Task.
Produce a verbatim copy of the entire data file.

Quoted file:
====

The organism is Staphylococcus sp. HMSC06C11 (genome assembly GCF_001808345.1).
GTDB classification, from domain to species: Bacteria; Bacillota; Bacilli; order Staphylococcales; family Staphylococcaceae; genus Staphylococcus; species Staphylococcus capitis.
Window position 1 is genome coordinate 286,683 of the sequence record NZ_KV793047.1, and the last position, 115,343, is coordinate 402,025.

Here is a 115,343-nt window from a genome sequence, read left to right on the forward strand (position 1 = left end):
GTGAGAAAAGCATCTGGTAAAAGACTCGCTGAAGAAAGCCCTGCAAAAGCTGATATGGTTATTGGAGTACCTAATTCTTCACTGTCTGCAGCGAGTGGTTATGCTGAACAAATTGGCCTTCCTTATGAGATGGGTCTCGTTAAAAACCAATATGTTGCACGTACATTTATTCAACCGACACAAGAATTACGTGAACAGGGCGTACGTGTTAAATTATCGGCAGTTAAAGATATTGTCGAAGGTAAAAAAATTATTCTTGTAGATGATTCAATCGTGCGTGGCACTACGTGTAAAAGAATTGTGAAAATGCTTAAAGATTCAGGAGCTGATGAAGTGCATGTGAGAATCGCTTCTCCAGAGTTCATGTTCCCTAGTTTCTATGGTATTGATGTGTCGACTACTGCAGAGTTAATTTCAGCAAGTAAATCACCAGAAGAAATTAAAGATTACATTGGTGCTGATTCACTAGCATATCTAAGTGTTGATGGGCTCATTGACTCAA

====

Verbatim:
The organism is Staphylococcus sp. HMSC06C11 (genome assembly GCF_001808345.1).
GTDB classification, from domain to species: Bacteria; Bacillota; Bacilli; order Staphylococcales; family Staphylococcaceae; genus Staphylococcus; species Staphylococcus capitis.
Window position 1 is genome coordinate 286,683 of the sequence record NZ_KV793047.1, and the last position, 115,343, is coordinate 402,025.

Here is a 115,343-nt window from a genome sequence, read left to right on the forward strand (position 1 = left end):
GTGAGAAAAGCATCTGGTAAAAGACTCGCTGAAGAAAGCCCTGCAAAAGCTGATATGGTTATTGGAGTACCTAATTCTTCACTGTCTGCAGCGAGTGGTTATGCTGAACAAATTGGCCTTCCTTATGAGATGGGTCTCGTTAAAAACCAATATGTTGCACGTACATTTATTCAACCGACACAAGAATTACGTGAACAGGGCGTACGTGTTAAATTATCGGCAGTTAAAGATATTGTCGAAGGTAAAAAAATTATTCTTGTAGATGATTCAATCGTGCGTGGCACTACGTGTAAAAGAATTGTGAAAATGCTTAAAGATTCAGGAGCTGATGAAGTGCATGTGAGAATCGCTTCTCCAGAGTTCATGTTCCCTAGTTTCTATGGTATTGATGTGTCGACTACTGCAGAGTTAATTTCAGCAAGTAAATCACCAGAAGAAATTAAAGATTACATTGGTGCTGATTCACTAGCATATCTAAGTGTTGATGGGCTCATTGACTCAA